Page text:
One of my projects was to develop a specialized tool written in Python for forensics experts in corporate environments. The finished tool incorporates user input on file features, in order to specify behavior and filter files by interest. For example, malicious actors might rename a RAR-compressed executable ‘X.rar’ to ‘X.jpg’ and exfiltrate it. This tool helps forensics experts locate the renamed file. In another example, when an actor encrypts compressed files to bypass AV signature scans, this tool can help detect these malicious files. The tool supports several filtering features and users can easily tweak the configuration to find whatever they are suspicious of.
The biggest part of this project is that we built our own signature library to recognize file types–this is different from most existing ones (WinHex, Scalpel, file UNIX command) which are doing rigid static-header and -footer searching. My project provides an open architecture to add more signature-searching methods. On the backend, we are implementing modules to provide searching-behavior functionality; on the frontend, signatures in the library are simply JSON objects that calls methods on corresponding tags. The objective behind the tool is that we want to explicitly know how the signatures are matched and make further extending signatures work as easily as we could.
This is a diagram of the architecture of the tool:
Currently the signature library supports several signature-searching methods, including dynamic signatures. This is really useful when handling executables (PE or ELF structured) which have file-specific computed offsets. As the needs from forensics experts increase, we will continue to develop more powerful features.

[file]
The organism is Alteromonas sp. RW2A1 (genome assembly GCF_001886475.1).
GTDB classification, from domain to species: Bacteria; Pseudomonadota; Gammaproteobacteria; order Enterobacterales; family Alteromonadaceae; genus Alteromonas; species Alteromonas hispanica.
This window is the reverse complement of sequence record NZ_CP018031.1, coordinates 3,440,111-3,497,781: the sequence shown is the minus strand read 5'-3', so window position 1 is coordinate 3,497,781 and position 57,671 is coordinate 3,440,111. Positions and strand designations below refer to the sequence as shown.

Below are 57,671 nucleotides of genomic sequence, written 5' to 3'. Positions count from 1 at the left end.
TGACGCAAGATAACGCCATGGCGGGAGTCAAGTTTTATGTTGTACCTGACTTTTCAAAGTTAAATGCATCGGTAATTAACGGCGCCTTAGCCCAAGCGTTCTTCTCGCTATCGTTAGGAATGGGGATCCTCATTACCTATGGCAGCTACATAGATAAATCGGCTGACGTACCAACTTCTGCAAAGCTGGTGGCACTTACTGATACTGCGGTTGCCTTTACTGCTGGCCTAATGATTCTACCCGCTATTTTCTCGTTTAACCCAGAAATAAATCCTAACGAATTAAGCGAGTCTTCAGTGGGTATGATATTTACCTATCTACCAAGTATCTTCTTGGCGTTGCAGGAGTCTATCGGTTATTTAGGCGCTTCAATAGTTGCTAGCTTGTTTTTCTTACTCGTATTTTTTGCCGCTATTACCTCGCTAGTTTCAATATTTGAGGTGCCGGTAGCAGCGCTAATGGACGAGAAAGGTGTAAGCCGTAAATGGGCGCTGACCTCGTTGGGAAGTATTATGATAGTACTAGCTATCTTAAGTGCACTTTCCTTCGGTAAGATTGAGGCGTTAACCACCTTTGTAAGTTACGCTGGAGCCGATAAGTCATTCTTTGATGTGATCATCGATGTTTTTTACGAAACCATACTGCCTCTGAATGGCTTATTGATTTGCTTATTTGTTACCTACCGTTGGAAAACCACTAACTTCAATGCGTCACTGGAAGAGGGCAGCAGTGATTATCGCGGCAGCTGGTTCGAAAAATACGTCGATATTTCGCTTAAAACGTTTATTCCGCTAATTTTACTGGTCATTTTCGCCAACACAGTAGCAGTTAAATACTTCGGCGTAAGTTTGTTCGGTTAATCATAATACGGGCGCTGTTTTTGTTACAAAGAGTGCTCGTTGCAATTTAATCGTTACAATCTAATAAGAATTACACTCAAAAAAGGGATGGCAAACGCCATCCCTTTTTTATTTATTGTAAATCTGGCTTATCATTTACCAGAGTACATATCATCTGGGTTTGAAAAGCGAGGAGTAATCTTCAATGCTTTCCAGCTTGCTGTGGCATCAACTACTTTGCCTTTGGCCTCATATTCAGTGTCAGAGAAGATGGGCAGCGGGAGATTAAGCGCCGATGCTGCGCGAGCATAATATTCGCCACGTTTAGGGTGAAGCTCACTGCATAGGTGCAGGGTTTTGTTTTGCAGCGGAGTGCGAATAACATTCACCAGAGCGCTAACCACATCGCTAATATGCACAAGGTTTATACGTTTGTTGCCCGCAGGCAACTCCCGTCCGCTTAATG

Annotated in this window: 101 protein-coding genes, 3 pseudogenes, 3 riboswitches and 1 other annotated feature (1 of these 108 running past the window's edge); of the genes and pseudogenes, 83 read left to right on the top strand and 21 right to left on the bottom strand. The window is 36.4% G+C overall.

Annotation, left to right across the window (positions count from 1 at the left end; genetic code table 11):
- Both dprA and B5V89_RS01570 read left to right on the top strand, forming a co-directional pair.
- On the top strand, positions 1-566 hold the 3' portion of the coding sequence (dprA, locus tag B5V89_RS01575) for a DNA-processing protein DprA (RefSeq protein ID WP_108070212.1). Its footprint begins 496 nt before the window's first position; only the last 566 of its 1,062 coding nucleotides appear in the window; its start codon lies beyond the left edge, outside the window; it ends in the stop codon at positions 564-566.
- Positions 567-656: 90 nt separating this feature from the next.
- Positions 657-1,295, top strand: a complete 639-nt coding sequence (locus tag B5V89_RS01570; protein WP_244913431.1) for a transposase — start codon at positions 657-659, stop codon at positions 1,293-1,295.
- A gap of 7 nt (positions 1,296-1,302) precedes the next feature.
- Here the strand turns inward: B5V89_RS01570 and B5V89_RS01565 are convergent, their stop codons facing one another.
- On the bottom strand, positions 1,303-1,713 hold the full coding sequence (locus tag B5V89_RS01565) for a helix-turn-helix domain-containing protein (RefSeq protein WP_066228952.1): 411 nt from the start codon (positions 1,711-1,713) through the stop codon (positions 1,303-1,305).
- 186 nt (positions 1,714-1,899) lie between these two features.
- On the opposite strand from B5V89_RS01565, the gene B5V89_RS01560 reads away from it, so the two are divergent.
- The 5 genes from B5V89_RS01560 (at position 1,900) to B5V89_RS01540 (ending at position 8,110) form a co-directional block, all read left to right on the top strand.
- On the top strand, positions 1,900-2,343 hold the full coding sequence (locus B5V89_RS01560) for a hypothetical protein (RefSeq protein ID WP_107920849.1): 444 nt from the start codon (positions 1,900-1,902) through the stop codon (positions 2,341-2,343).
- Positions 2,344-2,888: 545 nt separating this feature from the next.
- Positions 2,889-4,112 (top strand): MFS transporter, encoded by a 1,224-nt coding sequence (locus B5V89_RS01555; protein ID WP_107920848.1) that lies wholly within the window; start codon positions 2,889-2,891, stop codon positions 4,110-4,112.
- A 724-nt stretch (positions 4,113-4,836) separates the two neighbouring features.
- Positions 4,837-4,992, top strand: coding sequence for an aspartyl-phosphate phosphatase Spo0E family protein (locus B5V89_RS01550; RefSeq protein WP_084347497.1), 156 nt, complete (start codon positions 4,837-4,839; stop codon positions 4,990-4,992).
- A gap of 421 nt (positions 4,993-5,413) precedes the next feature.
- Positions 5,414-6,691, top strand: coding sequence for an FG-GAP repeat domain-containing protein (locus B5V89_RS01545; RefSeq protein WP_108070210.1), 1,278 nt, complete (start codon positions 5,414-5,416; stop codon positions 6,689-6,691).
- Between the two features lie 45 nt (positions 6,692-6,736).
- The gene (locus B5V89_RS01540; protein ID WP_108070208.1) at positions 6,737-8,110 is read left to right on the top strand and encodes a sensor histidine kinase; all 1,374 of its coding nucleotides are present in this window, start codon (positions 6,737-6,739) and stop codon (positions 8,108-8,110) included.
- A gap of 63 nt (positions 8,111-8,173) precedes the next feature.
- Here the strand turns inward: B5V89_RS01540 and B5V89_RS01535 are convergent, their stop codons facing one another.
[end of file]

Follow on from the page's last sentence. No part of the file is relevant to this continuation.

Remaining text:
Here is a signature snippet for the DLL file type:
ASSET Senior Manager Mohit Kalra, ASSET Security Researcher Karthik Raman and I have been cooperating with experts from other Adobe teams and justifying a few concepts behind the project. After the tool passed several phases of testing, I showcased the tool to other interns and team members at the Adobe Intern Expo, and separately to various forensic experts at Adobe. The project was difficult, and I couldn’t have completed it without the help of my co-workers. This is one of the things I appreciated the most about my internship: teamwork that proved to be productive, solid, and congenial!
Through the internship, I’ve gained hands-on experience on industry-level projects. It has given me insight into project development cycles and let me use many coding skills that I never had the chance to use previously. Apart from the technical side, there are many aspects of life you can learn in such a big corporate environment, and I’ve enjoyed the process of adapting to it.